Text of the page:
The new study, however, suggests that Lactobacillus should be further investigated as a possible therapy for women with lupus nephritis.
In previous research published in 2014, Luo and colleagues found that levels of Lactobacillus were reduced in the guts of mice with lupus.
This finding led them to hypothesize that increasing the amount of Lactobacillus in the gut could be one way of alleviating the symptoms of lupus, and they decided to test this theory with their new research.
They used mouse models of lupus nephritis for their study. A combination of five different strains of Lactobacillus were added to the mice’s diets: Lactobacillus oris, Lactobacillus rhamnosus, Lactobacillus reuteri, Lactobacillus johnsonii, and Lactobacillus gasseri.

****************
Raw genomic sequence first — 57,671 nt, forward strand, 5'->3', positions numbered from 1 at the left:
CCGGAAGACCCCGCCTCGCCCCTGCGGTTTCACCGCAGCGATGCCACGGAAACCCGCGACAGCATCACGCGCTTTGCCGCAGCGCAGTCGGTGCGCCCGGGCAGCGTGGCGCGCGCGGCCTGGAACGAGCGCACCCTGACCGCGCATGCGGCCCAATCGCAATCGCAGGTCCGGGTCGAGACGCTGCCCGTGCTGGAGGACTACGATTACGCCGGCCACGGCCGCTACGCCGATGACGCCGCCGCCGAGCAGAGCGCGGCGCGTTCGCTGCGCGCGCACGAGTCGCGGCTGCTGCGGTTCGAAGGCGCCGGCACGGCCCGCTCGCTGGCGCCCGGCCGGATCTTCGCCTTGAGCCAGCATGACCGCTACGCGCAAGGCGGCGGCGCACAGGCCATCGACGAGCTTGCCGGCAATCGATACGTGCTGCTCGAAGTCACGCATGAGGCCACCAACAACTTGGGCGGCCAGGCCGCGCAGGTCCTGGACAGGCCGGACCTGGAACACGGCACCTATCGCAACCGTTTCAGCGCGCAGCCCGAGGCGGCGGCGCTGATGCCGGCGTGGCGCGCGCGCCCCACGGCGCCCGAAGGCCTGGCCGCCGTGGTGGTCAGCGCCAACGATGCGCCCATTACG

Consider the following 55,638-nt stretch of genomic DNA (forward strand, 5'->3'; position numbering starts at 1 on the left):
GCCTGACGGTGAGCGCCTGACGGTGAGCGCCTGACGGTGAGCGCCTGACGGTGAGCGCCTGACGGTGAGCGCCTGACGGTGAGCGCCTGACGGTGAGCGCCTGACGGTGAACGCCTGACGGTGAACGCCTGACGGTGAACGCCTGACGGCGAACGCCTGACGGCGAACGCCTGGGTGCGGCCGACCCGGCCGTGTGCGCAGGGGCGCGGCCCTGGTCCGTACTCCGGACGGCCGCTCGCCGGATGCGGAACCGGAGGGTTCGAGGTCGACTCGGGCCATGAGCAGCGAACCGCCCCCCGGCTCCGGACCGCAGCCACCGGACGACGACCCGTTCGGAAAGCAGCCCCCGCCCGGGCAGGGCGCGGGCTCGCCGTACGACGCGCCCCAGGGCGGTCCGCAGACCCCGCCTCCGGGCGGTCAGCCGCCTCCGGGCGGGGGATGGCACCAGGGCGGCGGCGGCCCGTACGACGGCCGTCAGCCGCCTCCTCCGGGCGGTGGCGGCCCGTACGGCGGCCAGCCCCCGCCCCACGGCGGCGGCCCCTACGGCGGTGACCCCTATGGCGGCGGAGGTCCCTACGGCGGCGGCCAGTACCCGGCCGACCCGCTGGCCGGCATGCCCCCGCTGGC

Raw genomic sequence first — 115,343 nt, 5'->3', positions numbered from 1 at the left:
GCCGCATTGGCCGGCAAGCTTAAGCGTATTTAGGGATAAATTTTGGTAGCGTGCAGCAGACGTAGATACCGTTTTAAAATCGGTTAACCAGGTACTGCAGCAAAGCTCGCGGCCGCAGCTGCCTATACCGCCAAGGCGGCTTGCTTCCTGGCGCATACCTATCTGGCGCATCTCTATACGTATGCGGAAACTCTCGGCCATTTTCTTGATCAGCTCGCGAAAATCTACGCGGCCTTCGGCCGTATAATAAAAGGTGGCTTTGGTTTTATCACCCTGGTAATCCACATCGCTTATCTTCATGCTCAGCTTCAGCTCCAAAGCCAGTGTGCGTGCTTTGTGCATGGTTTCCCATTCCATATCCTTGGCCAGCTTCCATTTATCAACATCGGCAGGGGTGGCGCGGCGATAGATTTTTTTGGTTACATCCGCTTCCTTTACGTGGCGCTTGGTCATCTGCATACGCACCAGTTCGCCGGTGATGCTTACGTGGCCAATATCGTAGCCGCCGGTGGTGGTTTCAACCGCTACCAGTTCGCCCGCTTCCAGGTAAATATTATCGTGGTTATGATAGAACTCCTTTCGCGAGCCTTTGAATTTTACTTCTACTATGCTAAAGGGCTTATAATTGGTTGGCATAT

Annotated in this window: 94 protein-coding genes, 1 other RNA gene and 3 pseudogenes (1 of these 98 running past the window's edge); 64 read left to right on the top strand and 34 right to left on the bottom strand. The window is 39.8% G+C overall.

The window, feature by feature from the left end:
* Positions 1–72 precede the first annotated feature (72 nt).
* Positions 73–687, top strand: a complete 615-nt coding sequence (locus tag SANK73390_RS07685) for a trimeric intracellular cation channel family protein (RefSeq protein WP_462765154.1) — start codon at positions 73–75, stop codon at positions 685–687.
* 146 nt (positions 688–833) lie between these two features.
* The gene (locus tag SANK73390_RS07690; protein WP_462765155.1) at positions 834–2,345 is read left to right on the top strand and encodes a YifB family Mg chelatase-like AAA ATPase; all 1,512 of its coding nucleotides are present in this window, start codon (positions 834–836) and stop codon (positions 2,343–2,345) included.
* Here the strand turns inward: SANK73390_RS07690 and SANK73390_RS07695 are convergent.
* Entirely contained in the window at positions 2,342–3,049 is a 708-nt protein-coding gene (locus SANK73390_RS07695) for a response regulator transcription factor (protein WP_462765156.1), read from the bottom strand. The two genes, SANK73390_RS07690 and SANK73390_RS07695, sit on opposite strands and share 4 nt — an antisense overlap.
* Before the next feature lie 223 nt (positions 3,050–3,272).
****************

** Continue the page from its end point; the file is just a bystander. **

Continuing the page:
The team then analyzed the fecal samples of the mice, in order to confirm that Lactobacillus levels had increased as result of the bacteria being added to their diets.